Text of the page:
Sunday, October 14, 2012

Following this blog gives you the inside of an artist's work and struggles. Some paintings may never appear anyplace other than this blog--Not because I've hidden them from the world but that I started work on the painting again and turned it into something else. Remember this one?

My reflections on this painting several posts back made me wonder if I might work some more on it to develop the moment in which one might see both rain and sunshine at one time.

I started out by putting more of the orangy-lemony sun of autumn on the far left side and try to develop the feeling on rain on the left. While doing so I found that I kept having two paintings in one. My challenge was to pull them together. Quite a different effect, isn't it? No doubt there are those who would prefer the more tranquil scene above. That's okay. But it is no more. It has been replace by the painting below which I find more vibrant.
I'm now calling in "A Change in the Seasons."

To everything there is a season. A challenge of human existence can be to live fully into the season in which we find ourselves. Each one in its own time.

Saturday, October 13, 2012

Woke up at 3:30 this morning and found that I had so much on my mind. There were other things planned for the day but I knew that I had to set everything aside to paint. Worked some more on the painting that I'm calling "Fracking in Process." Everything is in vibration (the action involved in exploring for the valuable contents deep in the earth) and a bloody oily something flows around the painting against the fresh green of nature which is endangered by our relentless search for fuel.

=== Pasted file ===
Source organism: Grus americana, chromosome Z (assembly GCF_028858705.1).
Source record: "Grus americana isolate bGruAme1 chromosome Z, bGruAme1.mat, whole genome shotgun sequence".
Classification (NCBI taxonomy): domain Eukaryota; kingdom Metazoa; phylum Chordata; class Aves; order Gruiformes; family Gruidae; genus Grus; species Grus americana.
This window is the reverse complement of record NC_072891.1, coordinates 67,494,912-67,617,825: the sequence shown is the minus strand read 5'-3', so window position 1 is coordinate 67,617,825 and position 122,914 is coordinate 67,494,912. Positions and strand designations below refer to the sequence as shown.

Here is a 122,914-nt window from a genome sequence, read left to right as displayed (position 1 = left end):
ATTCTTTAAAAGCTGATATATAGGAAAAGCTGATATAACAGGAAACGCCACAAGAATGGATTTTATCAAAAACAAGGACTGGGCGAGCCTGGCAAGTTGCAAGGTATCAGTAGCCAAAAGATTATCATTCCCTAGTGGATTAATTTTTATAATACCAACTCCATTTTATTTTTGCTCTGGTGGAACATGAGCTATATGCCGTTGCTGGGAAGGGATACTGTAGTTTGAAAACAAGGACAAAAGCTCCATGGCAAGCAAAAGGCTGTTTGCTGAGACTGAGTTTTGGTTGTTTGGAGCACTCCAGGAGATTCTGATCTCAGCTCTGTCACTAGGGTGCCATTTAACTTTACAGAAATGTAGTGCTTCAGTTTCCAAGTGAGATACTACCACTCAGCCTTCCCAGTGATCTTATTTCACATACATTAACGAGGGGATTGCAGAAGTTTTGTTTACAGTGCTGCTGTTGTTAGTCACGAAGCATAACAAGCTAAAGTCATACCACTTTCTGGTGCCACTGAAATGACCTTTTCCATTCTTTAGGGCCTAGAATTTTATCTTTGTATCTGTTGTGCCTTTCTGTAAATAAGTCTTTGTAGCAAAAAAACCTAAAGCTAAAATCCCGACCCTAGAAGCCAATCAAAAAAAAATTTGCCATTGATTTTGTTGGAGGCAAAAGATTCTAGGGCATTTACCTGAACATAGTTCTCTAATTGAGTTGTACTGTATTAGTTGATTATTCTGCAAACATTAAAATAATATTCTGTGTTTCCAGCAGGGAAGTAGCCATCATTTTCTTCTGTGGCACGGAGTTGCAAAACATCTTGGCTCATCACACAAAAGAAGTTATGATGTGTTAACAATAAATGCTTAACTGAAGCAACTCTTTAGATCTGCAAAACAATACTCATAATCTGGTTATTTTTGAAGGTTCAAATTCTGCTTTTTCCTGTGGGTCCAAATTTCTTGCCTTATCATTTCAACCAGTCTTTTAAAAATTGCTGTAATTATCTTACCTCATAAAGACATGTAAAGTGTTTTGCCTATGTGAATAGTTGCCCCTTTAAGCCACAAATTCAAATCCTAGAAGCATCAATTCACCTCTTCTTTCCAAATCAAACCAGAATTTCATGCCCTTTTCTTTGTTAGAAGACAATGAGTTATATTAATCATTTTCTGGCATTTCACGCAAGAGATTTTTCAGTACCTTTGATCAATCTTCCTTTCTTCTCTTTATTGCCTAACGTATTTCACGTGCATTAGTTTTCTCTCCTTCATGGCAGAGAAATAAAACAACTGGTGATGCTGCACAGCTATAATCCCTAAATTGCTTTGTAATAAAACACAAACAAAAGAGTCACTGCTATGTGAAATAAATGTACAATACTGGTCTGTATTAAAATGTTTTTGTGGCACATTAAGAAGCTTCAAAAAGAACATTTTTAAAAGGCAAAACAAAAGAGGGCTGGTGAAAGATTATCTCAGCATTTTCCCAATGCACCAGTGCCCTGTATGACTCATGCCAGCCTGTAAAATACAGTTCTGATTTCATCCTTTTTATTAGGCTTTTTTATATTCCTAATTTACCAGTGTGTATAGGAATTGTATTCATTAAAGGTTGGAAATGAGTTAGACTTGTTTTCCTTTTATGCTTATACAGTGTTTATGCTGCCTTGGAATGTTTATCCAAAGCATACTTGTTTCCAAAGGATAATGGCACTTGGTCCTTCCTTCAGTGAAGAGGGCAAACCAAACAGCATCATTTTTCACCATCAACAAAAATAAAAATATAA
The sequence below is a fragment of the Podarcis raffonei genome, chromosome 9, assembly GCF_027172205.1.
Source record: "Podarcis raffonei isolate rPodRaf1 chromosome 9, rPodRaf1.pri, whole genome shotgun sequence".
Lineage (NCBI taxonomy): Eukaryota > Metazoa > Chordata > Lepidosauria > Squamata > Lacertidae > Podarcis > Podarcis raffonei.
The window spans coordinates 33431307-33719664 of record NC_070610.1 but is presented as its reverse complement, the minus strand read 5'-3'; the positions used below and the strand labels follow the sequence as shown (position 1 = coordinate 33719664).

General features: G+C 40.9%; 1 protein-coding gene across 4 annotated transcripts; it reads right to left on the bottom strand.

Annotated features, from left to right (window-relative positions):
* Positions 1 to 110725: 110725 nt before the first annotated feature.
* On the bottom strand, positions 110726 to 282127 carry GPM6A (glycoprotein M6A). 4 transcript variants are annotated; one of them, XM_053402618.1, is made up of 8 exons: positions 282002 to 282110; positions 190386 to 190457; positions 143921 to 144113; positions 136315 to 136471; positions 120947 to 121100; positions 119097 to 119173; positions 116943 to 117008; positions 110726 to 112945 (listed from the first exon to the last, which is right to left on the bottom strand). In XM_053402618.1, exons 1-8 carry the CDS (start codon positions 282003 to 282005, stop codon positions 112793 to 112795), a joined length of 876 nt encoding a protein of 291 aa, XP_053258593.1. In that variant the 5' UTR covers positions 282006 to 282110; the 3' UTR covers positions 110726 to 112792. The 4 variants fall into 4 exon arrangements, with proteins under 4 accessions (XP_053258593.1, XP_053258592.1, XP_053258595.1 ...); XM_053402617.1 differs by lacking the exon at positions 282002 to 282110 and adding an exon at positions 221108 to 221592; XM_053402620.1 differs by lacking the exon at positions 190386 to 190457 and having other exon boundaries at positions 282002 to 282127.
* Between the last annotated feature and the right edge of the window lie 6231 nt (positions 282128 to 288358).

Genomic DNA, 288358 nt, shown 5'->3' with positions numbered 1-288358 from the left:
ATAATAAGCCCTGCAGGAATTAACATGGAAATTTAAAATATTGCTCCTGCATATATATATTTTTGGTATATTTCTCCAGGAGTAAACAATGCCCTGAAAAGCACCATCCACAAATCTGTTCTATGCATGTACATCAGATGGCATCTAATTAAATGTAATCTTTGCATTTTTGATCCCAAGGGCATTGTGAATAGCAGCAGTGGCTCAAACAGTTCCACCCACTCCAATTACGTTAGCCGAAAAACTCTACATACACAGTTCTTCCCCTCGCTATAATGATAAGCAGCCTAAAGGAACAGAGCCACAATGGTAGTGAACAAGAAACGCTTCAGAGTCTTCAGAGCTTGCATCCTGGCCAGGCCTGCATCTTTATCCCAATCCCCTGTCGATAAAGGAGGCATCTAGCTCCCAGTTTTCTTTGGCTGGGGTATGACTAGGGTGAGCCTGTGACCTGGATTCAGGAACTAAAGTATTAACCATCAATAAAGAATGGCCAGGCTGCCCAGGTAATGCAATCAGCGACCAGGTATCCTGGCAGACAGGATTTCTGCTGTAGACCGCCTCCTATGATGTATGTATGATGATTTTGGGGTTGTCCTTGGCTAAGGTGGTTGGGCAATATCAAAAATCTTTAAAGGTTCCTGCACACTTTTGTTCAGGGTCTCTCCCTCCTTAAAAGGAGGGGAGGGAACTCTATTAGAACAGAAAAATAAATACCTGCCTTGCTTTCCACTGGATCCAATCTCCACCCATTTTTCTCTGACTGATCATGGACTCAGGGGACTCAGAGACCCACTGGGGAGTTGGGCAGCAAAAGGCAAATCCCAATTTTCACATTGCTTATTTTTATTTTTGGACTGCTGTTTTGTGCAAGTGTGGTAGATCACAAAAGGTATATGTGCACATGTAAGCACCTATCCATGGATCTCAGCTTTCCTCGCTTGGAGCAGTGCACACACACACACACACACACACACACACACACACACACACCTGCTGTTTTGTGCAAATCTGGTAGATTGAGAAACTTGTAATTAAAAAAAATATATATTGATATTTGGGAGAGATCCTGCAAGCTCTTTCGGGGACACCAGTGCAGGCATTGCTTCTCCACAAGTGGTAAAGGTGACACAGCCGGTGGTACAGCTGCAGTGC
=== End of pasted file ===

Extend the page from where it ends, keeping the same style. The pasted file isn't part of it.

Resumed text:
Perhaps you can see the detail work in this painting that you could not have seen in the last post. Yes, it is acrylic. No, I can't say this in watercolor. I've got to have thick paint that I can scrap back into. It's labor intensive. It's therapeutic.

Oh, yes, I'd like to learn to watercolor; but when feelings are strong I have to go with the medium that "speaks" for me now.

Wednesday, October 10, 2012

Fracking explorations are beginning in my woods. We rejected requests to come onto our tiny piece of land but our little 21 acres don't matter to them. Property owners on all sides gave them permission when the money crossed their palms. Bulldozers have been preparing sites for the fracking test just across the property lines. I can hardly stand the sound of their careless and violent pushing through the woods taking down anything in their way. Have the drivers noticed the little old woman standing just across the way? On the other side of the property line.

Today they passed me on the road as they went down the road to another property. In this part of the world we all wave at one another. But these people are brought in from elsewhere for this task. What do they care about me or our woods? They passed me by-- tossing dust in the air. I glared at them. They didn't attempt to wave. I would not have waved back. But they don't even know that this is the custom of the land. They'll do the job they have been given and leave. Go home and have a few beers.